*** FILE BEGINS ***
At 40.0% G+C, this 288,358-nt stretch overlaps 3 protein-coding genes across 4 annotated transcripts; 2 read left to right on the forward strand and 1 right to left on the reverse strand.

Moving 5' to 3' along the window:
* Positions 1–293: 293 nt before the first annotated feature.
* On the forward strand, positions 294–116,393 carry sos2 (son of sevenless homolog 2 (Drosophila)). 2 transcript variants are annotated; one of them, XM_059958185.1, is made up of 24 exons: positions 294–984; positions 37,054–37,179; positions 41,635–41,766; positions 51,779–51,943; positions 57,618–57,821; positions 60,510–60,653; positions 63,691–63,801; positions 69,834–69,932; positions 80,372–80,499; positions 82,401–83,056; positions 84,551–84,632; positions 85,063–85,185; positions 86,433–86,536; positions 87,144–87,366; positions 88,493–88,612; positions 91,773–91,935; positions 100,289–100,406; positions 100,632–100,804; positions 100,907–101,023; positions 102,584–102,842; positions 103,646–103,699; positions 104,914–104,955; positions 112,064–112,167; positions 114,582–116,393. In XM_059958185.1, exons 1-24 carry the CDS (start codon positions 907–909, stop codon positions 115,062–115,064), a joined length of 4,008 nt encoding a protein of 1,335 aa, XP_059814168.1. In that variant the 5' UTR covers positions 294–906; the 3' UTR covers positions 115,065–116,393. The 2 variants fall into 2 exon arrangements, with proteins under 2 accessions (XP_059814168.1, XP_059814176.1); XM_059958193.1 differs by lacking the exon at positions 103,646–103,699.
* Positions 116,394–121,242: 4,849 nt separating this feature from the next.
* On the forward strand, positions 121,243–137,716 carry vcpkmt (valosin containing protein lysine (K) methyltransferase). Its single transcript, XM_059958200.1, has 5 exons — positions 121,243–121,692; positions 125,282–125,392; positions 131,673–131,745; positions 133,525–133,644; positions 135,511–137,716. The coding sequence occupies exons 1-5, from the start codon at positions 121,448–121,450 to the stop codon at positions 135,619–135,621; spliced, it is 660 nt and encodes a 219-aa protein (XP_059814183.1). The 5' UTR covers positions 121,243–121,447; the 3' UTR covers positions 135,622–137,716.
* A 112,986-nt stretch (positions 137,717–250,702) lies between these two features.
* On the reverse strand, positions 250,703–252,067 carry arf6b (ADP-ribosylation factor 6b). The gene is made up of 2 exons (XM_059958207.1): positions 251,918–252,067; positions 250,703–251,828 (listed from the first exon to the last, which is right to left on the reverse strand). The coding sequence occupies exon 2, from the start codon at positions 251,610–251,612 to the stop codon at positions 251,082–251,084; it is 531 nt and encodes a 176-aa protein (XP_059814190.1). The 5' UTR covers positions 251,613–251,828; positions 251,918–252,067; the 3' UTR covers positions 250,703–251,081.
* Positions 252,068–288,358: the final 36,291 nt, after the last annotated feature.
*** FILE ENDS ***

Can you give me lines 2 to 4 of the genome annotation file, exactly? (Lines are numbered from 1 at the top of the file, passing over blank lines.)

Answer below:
Moving 5' to 3' along the window:
* Positions 1–293: 293 nt before the first annotated feature.
* On the forward strand, positions 294–116,393 carry sos2 (son of sevenless homolog 2 (Drosophila)). 2 transcript variants are annotated; one of them, XM_059958185.1, is made up of 24 exons: positions 294–984; positions 37,054–37,179; positions 41,635–41,766; positions 51,779–51,943; positions 57,618–57,821; positions 60,510–60,653; positions 63,691–63,801; positions 69,834–69,932; positions 80,372–80,499; positions 82,401–83,056; positions 84,551–84,632; positions 85,063–85,185; positions 86,433–86,536; positions 87,144–87,366; positions 88,493–88,612; positions 91,773–91,935; positions 100,289–100,406; positions 100,632–100,804; positions 100,907–101,023; positions 102,584–102,842; positions 103,646–103,699; positions 104,914–104,955; positions 112,064–112,167; positions 114,582–116,393. In XM_059958185.1, exons 1-24 carry the CDS (start codon positions 907–909, stop codon positions 115,062–115,064), a joined length of 4,008 nt encoding a protein of 1,335 aa, XP_059814168.1. In that variant the 5' UTR covers positions 294–906; the 3' UTR covers positions 115,065–116,393. The 2 variants fall into 2 exon arrangements, with proteins under 2 accessions (XP_059814168.1, XP_059814176.1); XM_059958193.1 differs by lacking the exon at positions 103,646–103,699.